Iran on Thursday signaled a willingness to engage in diplomacy to defuse tensions with the United States with a modest offer on its nuclear program.
Iranian Foreign Minister Mohammad Javad Zarif told reporters in New York that Iran could immediately ratify a document prescribing more intrusive inspections of its nuclear program if the United States abandoned its economic sanctions.
The document, known as the Additional Protocol, gives UN inspectors from the International Atomic Energy Agency (IAEA) more tools to verify that a nuclear program is peaceful.
While US officials suggested they viewed the idea as a non-starter, analysts said it could provide an opening for US President Donald Trump's administration to pursue diplomacy.
"If Trump wants more for more, we can ratify the Additional Protocol and he can lift the sanctions he set," Zarif told reporters at the Iranian mission to the UN in New York.
Under the 2015 nuclear deal – known as the Joint Comprehensive Plan of Action (JCPOA), Iran must seek ratification of the protocol eight years after the deal was adopted. That would be the same time that the United States must seek permanent termination of many of its sanctions on Iran.
He noted that in 2023, under the JCPOA, Iran’s Parliament, the Majlis, was supposed to ratify the Additional Protocol. As part of the JCPOA, Iran already observes the Additional Protocol. Ratification by the Majlis would make it a more permanent commitment.
At the same time, under the JCPOA, the US Congress was due to lift sanctions on Iran.
Zarif signaled that Iran was willing to do a deal that did not necessary involve the US returning to the JCPOA.
Zarif proposed that Iran and the US take those steps immediately.
He insisted that his offer was “a substantial move”.
“It’s not about photo ops. We are interested in substance,” he said. “There are other substantial moves that can be made.”
He said: “If they [the Trump administration] are putting their money where their mouth is, they are going to do it. They don’t need a photo op. They don’t need a two-page document with a big signature.”
Iran has faced a steadily tightening US-driven oil embargo and severe banking sanctions since May last year, when Trump withdrew the US from the 2015 multilateral nuclear deal with Iran.
The embargo has triggered a standoff in the Persian Gulf that has escalated dramatically in recent months.
Iran hopeful about de-escalation
Zarif credited Trump with “prudence” for calling off missile attacks last month in reprisal for the downing of a US spy drone, and said that gave him confidence that diplomatic progress is possible.
He said Trump “exercised prudence by not agreeing to suggestions that were made to him to retaliate,” adding that: “In my view he received information that no war with Iran would be a short war.”
He said: “I believe we were few minutes away from a war. Prudence prevailed and we’re not fighting. So that gives reason for us to be optimists. If we work, if we are serious, then we can find a way forward.”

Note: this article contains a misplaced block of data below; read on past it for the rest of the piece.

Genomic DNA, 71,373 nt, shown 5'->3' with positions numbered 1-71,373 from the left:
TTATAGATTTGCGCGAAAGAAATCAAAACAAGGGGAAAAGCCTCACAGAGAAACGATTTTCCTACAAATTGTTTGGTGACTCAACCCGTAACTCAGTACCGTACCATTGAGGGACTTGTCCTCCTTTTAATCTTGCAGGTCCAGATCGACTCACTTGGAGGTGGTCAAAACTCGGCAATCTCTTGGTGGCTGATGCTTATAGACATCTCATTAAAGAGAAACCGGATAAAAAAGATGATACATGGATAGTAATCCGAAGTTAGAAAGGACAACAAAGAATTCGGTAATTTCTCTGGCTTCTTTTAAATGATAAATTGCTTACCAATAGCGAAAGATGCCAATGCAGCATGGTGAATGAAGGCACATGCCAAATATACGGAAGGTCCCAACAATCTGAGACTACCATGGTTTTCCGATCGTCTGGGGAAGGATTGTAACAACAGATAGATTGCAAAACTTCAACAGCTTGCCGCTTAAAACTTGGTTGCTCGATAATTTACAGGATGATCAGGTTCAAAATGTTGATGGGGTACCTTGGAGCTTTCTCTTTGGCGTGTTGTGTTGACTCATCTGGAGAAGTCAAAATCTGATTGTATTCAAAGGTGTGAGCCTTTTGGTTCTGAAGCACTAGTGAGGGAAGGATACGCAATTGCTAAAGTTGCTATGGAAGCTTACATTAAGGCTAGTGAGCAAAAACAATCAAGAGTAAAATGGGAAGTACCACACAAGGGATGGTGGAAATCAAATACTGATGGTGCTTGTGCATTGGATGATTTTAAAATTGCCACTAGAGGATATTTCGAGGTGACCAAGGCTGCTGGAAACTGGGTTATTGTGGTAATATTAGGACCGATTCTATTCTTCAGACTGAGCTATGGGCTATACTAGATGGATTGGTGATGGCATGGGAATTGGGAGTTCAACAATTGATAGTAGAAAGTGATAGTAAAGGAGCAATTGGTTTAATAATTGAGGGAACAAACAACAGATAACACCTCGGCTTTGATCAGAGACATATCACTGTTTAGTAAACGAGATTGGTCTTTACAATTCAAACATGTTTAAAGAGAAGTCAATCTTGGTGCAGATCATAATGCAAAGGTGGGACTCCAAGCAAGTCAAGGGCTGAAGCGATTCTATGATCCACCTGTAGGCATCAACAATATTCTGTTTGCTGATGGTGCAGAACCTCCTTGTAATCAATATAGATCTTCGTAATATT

“I have every reason for optimism otherwise I wouldn’t be alive,” Zarif said.
“We live in a very dangerous environment. The United States has pushed itself and the rest of the world into probably the brink of an abyss,” Zarif said.
Zarif also said that Iran could reverse recent moves to surpass uranium enrichment limits set by the JCPOA.
“We are moving forward but that could be reversed as soon as the other side is prepared to implement its commitment,” he said, referring to US sanctions imposed on Iran.
Heavyweights China and Russia are calling for de-escalation. French President Emmanuel Macron has made efforts to ease tensions, talking to both Iranian President Hassan Rouhani and Trump.
“We will talk to the French, the Japanese, others. If they have anything of substance, we will listen,” he said. Macron “is trying to reduce tension,” Zarif said.
Zarif also accused the Trump administration of trying to “starve” his people through sanctions and declared that Iran would not bow: “We will survive. We will prosper – long after President Trump is gone – because we have 7,000 years of proof of that.”
Reactions to offer
US officials responded skeptically, suggesting it was an effort to get sanctions relief.
But former US officials saw a diplomatic opening.
"If the foreign minister has suggested that the Majlis would ratify the Additional Protocol now, that is a serious step," said Wendy Sherman, a former official of Barack Obama’s administration who negotiated the 2015 nuclear deal.
"Of course, Iran will want something serious in return. Nonetheless, a creative opening," she added.
Richard Nephew, a former US official now at Columbia University, said Zarif surely knew Washington would reject his idea. But he said it signaled Iran wants a diplomatic solution and suggested Iran has no intent to throw out IAEA inspectors.
"The administration ought to use this as an opportunity to talk seriously internally about what it wants and to test the Iranian position, but I doubt that they will," he said.
The Guardian, Reuters and AP contributed to this story.